Frustrated North European exporters to China are said to be “snapping-up” space on a disrupter container line sailing that begins its eastbound loading programme at the end of next week.
The 3,534 teu Guenther Schulte, operated by Dubai-headquartered CargoGulf, is en route to North Europe with a full load of Asian exports, the second headhaul ad-hoc sailing performed by the panamax vessel.
But on this voyage, CargoGulf is also tapping into the backhaul market and export cargo left stranded on quays at North European hubs.
Ocean carriers are skipping numerous calls at North European box ports, due to berthing delays, and overlanding imports at the next available port for relay to the original destination.
However, this means export cargo not making nominated sailings is left for the next available vessel, which can see these containers delayed for several weeks.
Moreover, even if the ship does make its intended call, carriers are prioritising the shipment of empty equipment over laden exports – a situation one UK forwarder described as “a growing nightmare”.
“Only this week I had an export load, with carrier haulage due to load at 8am. We had a late-running notice in the morning to say the driver was stuck in traffic with an eta to be advised. We tried to call the carrier multiple times during the day, but it was impossible to get hold of anyone, and we had no response to our emails.”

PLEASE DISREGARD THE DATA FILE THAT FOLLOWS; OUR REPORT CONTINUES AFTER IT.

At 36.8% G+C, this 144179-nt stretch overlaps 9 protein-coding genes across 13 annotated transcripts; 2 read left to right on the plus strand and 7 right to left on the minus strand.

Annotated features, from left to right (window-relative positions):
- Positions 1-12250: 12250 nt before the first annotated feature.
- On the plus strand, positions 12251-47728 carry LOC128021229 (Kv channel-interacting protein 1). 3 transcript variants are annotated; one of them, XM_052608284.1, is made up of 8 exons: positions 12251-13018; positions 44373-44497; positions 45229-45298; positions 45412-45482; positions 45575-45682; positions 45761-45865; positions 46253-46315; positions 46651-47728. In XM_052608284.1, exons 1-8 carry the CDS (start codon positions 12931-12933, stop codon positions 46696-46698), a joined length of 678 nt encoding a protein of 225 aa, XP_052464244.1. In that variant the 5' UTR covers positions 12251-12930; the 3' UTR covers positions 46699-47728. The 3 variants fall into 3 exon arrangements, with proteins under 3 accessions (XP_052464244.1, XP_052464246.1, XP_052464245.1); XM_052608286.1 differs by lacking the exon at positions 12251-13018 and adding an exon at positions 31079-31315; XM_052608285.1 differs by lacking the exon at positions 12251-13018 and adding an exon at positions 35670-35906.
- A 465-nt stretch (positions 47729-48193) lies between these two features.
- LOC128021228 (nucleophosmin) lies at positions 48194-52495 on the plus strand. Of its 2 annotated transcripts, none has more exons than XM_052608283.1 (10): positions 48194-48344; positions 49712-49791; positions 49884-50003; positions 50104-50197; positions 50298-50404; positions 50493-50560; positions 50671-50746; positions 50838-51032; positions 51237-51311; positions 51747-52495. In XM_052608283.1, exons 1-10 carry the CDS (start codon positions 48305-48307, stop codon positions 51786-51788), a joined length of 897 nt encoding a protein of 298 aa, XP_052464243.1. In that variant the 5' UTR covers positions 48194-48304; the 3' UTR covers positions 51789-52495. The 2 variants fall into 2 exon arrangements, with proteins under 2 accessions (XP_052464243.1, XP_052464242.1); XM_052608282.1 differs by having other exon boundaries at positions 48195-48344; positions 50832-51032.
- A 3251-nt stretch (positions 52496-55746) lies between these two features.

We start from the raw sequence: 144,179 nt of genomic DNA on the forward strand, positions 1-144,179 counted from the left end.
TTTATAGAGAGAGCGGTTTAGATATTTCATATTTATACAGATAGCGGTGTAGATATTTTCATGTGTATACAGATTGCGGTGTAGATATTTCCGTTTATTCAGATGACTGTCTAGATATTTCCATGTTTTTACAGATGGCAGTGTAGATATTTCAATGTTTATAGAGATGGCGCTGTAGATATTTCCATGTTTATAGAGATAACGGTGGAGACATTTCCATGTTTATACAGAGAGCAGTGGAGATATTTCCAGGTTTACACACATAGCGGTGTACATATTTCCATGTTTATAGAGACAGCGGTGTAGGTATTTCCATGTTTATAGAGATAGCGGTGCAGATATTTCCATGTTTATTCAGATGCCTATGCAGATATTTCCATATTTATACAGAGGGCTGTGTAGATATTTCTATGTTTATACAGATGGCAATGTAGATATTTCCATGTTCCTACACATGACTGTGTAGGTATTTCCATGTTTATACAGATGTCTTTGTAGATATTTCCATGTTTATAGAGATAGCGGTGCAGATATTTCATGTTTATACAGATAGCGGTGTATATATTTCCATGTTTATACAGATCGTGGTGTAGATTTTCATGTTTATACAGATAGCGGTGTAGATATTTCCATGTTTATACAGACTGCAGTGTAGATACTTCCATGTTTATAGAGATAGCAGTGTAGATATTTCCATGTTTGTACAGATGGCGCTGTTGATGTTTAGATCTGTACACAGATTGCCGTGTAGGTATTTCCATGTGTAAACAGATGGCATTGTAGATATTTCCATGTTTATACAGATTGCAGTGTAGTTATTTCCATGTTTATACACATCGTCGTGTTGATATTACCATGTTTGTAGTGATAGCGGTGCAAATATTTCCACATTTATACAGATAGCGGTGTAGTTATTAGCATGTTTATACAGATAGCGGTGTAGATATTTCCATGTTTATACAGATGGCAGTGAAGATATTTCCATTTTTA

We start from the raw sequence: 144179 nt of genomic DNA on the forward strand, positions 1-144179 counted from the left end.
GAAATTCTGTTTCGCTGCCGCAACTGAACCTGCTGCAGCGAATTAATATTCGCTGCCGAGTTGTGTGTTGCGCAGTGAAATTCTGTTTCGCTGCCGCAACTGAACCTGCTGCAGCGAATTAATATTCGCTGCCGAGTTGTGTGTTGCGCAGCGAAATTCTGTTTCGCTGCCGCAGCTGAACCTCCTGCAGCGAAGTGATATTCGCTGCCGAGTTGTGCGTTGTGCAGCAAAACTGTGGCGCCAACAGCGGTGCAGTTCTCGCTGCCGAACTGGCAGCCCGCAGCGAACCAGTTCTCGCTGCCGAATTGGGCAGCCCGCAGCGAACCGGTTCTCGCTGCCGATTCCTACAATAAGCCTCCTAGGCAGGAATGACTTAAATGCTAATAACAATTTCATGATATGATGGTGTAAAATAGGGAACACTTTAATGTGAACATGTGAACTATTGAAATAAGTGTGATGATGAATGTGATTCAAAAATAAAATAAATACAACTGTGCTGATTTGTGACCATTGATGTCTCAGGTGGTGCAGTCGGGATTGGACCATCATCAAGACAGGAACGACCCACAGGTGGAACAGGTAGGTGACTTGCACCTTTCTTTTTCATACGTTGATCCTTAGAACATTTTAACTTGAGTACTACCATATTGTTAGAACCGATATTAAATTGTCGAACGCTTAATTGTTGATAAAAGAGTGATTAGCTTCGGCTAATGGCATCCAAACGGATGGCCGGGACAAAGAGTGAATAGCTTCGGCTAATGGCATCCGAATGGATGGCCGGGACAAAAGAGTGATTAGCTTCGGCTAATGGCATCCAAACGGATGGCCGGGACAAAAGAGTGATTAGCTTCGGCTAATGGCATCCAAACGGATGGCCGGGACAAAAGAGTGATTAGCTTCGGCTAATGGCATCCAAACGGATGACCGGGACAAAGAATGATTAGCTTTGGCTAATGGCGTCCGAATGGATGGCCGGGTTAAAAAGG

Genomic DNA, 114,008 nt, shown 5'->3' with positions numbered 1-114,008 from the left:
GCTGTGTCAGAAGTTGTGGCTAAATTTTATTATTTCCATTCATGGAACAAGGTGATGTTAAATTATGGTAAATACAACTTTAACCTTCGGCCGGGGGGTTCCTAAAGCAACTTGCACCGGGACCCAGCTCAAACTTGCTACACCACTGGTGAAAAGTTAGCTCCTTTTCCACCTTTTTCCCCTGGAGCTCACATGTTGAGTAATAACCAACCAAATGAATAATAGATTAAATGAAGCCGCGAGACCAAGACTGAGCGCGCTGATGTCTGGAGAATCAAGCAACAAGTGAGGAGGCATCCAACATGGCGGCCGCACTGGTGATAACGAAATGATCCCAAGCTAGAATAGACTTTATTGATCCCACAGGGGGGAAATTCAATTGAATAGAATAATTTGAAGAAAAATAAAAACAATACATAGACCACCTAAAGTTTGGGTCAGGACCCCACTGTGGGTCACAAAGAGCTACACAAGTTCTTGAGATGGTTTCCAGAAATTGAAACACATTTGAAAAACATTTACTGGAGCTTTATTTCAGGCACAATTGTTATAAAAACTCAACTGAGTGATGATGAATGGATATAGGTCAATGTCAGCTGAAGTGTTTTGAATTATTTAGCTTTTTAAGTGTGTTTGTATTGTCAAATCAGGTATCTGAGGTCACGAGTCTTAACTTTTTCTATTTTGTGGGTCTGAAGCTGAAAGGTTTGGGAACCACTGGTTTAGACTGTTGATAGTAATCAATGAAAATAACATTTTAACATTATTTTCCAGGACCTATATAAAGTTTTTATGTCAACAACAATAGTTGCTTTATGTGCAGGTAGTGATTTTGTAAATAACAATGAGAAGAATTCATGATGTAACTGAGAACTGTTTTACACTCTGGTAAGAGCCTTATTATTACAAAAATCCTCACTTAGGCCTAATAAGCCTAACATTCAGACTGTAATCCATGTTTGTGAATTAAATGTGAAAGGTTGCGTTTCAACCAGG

The forwarder said the job ended up failing, and he had to wait until the following day for a response and a rebooking on the next available ship.
“All in all, a headache,” he said.
While extra loaders and ad-hoc sailings on the Asia-North Europe tradelane have concentrated on the lucrative headhaul market, where freight can cost as much as $18,000 per 40ft, the extra revenue generated from a full backload will more than compensate for the additional charter hire and port calls.
CargoGulf released the eastbound schedule of the Guenther Schulte today, commencing at Southampton on 29 October, Gothenburg and Aarhus on 1 November, Rotterdam on 3 November and Hamburg on 5 November, with an eta at Qingdao on 8 December, Shanghai, 13 December, and Ningbo, 14 December.
The operator has not so far said if it intends to perform further round-trips between China and North Europe.
However, CargoGulf took the vessel on charter in February for 15 months at $23,000 a day, a rate that compares very favourably with the current charter market average of $40,000 to $50,000. So if freight rates remain elevated and demand is still strong, there seems no reason why the carrier would not want to continue its ad-hoc sailings, or even upgrade to a liner service.
According to one UK agency source, bookings for the North Europe sailing were “even better than expected”, and added: “With the disruption to the carrier schedules, shippers are snapping up bookings on the vessel to China.”
Source : The Loadstar